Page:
57

I'm attempting to find the correct Razor syntax for mutually exclusive radio buttons that both reflect the value of a boolean property on my model. My model has this:

public bool IsFemale{ get; set; }

I would like to display this with two radio buttons, one "Male" and the other "Female," but everything I've tried so far has not reflected the actual value of the IsFemale property on the model. Currently, I have this:

@Html.RadioButtonFor(model => model.IsFemale, !Model.IsFemale) Male
@Html.RadioButtonFor(model => model.IsFemale, Model.IsFemale) Female

This seems to persist the value correctly if I change and update, but does not mark the correct value as checked. I'm sure this is something stupid, but I'm stuck.

  • What is your app's culture? Are you using localized .net? Because I cannot repro your issue and because Darin's solution worked maybe this is some culture setting issue... – nemesv May 9 '12 at 15:12
  • I'm not currently setting the culture, so I assume it's using the machine default. – AJ. May 9 '12 at 15:24
  • Interesting... It's just strange because I'd also expect it work as you tried in fact it does in my repro... – nemesv May 9 '12 at 15:29
110

Try like this:

@Html.RadioButtonFor(model => model.IsFemale, "false") Male
@Html.RadioButtonFor(model => model.IsFemale, "true") Female

And here's the full code:

Model:

public class MyViewModel
{
    public bool IsFemale { get; set; }
}

Controller:

public class HomeController : Controller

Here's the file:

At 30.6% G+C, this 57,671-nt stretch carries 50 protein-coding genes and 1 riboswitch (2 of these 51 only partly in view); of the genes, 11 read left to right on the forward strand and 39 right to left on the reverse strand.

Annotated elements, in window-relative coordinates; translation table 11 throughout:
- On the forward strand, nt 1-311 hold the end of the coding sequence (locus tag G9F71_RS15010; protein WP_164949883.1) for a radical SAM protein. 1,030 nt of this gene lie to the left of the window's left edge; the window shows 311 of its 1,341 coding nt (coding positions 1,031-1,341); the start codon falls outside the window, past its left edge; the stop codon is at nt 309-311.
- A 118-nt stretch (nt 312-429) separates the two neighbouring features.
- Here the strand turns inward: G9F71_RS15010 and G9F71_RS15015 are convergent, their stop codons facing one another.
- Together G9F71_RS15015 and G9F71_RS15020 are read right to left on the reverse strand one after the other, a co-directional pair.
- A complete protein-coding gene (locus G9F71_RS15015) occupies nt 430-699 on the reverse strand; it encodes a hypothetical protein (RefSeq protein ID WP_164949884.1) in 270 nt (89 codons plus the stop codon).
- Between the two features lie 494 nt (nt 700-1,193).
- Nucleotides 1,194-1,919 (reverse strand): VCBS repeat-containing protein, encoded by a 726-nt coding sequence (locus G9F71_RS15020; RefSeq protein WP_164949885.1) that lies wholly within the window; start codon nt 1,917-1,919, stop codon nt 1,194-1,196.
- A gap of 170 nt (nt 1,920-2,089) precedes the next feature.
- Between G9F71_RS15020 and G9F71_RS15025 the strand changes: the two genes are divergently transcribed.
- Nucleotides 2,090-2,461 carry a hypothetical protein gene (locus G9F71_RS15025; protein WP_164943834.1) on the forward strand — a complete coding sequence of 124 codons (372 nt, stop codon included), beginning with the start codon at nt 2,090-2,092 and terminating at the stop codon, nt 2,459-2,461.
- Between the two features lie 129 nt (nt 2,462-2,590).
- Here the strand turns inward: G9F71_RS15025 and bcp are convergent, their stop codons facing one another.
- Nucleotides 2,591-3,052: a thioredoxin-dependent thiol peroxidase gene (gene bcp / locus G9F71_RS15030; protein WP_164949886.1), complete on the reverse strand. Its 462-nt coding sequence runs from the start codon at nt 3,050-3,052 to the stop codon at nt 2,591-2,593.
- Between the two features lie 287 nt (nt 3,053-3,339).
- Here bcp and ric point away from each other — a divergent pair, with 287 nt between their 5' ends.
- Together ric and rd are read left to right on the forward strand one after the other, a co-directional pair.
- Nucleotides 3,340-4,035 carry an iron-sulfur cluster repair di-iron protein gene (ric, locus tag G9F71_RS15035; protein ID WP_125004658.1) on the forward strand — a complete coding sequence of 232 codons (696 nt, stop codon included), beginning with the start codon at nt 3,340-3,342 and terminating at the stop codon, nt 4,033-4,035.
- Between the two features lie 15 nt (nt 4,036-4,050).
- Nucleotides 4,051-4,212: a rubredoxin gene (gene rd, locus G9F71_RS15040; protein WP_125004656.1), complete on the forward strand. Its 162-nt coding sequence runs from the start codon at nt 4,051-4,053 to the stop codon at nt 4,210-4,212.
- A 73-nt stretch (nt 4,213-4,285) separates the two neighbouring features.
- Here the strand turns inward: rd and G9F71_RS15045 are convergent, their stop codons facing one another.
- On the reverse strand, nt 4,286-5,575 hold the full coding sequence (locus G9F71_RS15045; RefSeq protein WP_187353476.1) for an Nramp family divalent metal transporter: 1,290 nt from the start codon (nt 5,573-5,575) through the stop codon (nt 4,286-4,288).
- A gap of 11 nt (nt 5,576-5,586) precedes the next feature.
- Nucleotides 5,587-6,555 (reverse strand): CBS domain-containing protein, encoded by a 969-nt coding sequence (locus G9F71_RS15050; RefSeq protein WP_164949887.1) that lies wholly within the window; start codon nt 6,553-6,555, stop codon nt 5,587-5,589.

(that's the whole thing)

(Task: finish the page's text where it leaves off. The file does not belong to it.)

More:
{
    public ActionResult Index()
    {
        return View(new MyViewModel
        {
            IsFemale = true
        });
    }

    [HttpPost]
    public ActionResult Index(MyViewModel model)
    {
        return Content("IsFemale: " + model.IsFemale);
    }
}

View:

@model MyViewModel

@using (Html.BeginForm())
{
    @Html.RadioButtonFor(model => model.IsFemale, "false", new { id = "male" }) 
    @Html.Label("male", "Male")

    @Html.RadioButtonFor(model => model.IsFemale, "true", new { id = "female" })
    @Html.Label("female", "Female")
    <button type="submit">OK</button>
}
  • 1
    Yep, that works. That seems completely counter-intuitive to me, since the overload for RadioButtonFor specifies that parameter as object value. Thanks very much! – AJ. May 9 '12 at 14:51
  • Great Answer. Works for Label clicking too. – Amirhossein Mehrvarzi Sep 13 '14 at 22:04
  • in my case default is false and if i dont click radio to change then on submit i receive true. @Html.RadioButtonFor(m => m.IsWorkDefaultAddress, "true", new { id = "default-work" }) @Html.RadioButtonFor(m => m.IsWorkDefaultAddress, "false", new { id = "default-home" }) – Adeem Apr 18 '17 at 9:15
  • 1
    If you want neither radio button selected then make IsFemale the nullable "bool?" and set IsFemale = null. – Jason Honingford Oct 3 '18 at 16:20
  • 2
    Why is a real bool value like @Html.RadioButtonFor(model => model.IsFemale, false, new { id = "male" }) not working? – Stef Heyenrath Aug 14 '19 at 13:51
8

In MVC 6 (ASP.NET Core) this can also be achieved with tag helpers:

<label>
    <input type="radio" asp-for="IsFemale" value="false" /> Male
</label>
<label>
    <input type="radio" asp-for="IsFemale" value="true" /> Female
</label>

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